F-block

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The f-block of the periodic table of the elements consists of those elements whose atoms or ions have valence electrons in f-orbitals. Actual electronic configurations may be slightly different from what is predicted by the aufbau principle. The elements are also known as inner transition elements. There are two series. Elements of the series in which the electrons are in 4f orbitals belong to the lanthanoid series. Elements of the series in which the electrons are in 5f orbitals belong to the actinoid series. There is a long-standing controversy as to whether La and Ac or Lu and Lr should belong to the f-block. IUPAC has now compromised by putting all four elements into the block, but this is contested, because there can only be 14 elements in f orbitals, so the block cannot be 15 elements wide. [1]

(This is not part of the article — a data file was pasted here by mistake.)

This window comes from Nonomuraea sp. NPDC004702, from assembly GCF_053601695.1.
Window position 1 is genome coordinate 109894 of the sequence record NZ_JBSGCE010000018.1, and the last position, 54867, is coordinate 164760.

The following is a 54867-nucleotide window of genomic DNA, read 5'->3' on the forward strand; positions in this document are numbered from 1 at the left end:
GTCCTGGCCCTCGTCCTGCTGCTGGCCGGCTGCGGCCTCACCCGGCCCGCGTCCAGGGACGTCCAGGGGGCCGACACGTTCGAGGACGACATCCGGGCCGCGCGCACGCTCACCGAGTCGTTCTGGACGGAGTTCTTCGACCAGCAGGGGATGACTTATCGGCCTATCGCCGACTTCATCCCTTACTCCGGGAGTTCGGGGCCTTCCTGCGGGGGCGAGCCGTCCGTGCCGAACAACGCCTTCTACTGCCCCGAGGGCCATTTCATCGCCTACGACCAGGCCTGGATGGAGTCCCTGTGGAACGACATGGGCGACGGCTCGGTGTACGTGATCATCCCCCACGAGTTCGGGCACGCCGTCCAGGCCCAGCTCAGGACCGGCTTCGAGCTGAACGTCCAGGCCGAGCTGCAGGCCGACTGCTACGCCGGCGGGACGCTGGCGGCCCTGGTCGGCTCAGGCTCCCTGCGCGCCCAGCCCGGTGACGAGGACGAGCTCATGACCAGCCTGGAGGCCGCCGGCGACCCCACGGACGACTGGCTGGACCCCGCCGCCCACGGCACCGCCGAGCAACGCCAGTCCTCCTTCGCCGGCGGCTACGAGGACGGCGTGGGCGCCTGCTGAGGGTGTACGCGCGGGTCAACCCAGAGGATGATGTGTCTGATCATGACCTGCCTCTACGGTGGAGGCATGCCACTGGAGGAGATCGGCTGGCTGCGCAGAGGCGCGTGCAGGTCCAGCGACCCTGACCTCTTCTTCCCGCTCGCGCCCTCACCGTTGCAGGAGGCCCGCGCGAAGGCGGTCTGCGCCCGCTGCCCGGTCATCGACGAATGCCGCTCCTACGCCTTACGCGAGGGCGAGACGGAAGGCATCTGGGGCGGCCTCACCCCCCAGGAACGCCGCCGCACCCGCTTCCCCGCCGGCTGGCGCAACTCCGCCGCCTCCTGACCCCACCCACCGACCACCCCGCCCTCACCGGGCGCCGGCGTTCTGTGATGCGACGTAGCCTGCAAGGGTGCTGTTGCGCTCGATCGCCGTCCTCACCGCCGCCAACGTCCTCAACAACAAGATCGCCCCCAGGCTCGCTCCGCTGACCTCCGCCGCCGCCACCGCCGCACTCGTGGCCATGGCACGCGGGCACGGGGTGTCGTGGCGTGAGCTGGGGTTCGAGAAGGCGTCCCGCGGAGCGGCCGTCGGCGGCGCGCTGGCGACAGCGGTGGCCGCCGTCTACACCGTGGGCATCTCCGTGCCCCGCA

All elements in the lanthanide series form M3+ ions. In aqueous solution the early lanthanides are surrounded by nine water molecules while the later lanthanides have a coordination number of 8. Cerium also forms compounds with the +4 oxidation state; Ce4+ has the very stable electronic configuration of the noble gas Xenon. Ce(IV) is a strong oxidising agent. Eu2+ has the configuration [Xe]4f7 and is a strong reducing agent. The existence of Eu(II) is attributed to the stability of the half-filled f-shell.[2]

The lighter actinides (uranium to americium) show oxidation states of +3, +4, +5 and +6. The later actinides resemble the lanthanides in that the +3 oxidation state is favoured.

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